Fewer than one in four teenagers in Tennessee held a job in the past year, according to a report issued Monday. Young 20-somethings had better luck and saw employment rates in line with the national average, but state officials say the issue of getting our young people to work has become more pressing since the Great Recession. Andrea Zelinski has more.
The Rutherford County Chamber of Commerce has teamed up with the Tennessee Technology Center in Murfreesboro to launch the Veterans Welcome Home Network, an initiative that seeks to find civilian jobs for area military personnel who have recently left the service.
The VWHN will be coordinated by a Tennessee Technology Center of Murfreesboro employee who is also a veteran. The coordinator will work with the business and industry community to determine the skill sets required for current employment opportunities, and will arrange on-site visits to the various military installations within a 300-mile radius of Murfreesboro.
Middle Tennessee's efforts to fill its shortage of IT workers — 1,200 at last count — is getting some priceless national pub courtesy of Fast Company's Alissa Walker. Included in the piece is a challenge for local executives from local tech entrepreneur Nicholas Holland about changing the ways they run their businesses. His message: Let go of the reins and focus more on results.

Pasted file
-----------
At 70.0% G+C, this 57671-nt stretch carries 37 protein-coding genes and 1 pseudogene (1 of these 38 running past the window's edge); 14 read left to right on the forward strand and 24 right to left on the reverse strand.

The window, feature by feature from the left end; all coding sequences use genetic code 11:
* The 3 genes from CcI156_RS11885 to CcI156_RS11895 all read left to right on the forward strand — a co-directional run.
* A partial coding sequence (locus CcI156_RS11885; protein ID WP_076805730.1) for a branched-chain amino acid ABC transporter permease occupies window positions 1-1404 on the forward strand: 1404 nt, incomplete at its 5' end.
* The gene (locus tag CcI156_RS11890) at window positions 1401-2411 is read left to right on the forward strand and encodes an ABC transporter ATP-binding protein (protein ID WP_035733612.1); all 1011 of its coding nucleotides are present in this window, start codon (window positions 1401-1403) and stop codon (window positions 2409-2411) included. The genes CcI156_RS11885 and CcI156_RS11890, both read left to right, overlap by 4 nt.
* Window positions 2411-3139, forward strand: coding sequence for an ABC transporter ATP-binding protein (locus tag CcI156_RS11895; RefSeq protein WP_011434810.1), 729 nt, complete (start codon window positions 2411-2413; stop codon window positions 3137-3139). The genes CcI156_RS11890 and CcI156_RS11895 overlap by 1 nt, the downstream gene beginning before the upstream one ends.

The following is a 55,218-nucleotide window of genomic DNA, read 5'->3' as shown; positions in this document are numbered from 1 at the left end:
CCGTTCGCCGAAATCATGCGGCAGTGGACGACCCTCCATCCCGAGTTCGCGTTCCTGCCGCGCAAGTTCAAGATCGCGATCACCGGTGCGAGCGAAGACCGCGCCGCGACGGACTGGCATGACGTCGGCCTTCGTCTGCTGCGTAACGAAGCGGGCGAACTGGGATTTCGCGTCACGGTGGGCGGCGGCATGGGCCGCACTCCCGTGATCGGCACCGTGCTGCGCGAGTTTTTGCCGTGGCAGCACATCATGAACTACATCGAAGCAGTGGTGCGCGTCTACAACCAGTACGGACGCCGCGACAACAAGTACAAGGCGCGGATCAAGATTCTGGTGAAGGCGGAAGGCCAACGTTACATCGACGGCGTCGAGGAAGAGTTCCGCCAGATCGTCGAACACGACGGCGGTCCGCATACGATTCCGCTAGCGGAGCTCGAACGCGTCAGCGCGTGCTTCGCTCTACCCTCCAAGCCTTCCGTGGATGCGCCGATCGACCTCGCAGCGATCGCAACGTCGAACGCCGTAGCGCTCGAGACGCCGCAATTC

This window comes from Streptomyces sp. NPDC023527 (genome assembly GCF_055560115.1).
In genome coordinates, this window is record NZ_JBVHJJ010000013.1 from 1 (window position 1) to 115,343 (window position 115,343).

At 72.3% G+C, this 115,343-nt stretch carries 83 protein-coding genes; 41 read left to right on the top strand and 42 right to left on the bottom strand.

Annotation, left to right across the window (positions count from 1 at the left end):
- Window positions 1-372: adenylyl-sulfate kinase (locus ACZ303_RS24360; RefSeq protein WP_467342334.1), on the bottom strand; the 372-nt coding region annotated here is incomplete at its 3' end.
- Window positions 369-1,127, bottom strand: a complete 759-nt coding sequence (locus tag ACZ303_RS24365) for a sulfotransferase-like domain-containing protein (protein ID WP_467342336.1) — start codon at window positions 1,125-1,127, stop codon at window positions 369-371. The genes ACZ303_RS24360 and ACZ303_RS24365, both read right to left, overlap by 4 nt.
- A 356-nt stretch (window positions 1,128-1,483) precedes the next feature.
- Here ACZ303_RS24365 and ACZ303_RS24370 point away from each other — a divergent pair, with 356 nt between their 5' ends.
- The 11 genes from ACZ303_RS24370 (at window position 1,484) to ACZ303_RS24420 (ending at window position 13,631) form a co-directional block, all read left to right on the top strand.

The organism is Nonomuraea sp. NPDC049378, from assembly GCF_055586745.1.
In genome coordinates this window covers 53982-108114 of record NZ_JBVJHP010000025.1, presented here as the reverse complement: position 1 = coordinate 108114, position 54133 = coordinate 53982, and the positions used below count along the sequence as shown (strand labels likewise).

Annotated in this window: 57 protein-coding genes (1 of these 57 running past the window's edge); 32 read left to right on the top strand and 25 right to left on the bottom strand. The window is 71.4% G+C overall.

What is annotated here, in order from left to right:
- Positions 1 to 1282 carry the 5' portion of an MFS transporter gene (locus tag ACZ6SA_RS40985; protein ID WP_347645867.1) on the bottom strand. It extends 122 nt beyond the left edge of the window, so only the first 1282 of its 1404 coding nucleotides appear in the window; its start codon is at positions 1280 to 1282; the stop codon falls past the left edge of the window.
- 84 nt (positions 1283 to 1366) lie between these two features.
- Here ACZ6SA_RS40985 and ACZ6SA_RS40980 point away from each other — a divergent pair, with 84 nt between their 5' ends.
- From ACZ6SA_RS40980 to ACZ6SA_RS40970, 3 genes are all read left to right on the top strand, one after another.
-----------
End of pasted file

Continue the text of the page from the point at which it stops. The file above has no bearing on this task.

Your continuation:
"Right now, there's a lack of resources so everyone is trying to entice and incentivize the same tech pool," he says. "Larger firms, especially in Nashville, like healthcare firms have the ability to throw a lot of money at the problem, but many workers are looking for other things like a fuller career path, or an ecosystem that supports their personal lives."
HT: Matt Largen
Milt Capps has taken another look at Middle Tennessee's need to attract, cultivate and retain high-end engineering and IT talent. He reports on the conversation at a recent meeting hosted by Vanderbilt professor Germain Boer, where Shareable Ink CEO Stephen Hau said Nashville has all the ingredients for high-tech success in health care, "except for the engineers."
Many of Hau's comments seem to translate into a pressing need to create a critical mass of superior engineering talent that can be virtually, if not literally under one roof in Nashville, close enough to network, spark ideas and encourage one another onward to address tough engineering problems. He made clear he's thinking-through the matter with others and is likely to take some collaborative action, at some point.
Tennessee scores poorly in this ranking comparing the duration of unemployment among the states. The Volunteer State's share of those who have been without a job for at least 26 weeks is almost six points higher than the national average. After that long without a job, some economists say many people develop health issues and — crucially for the recovery's prospects — often return to the labor force in lower-paying positions.
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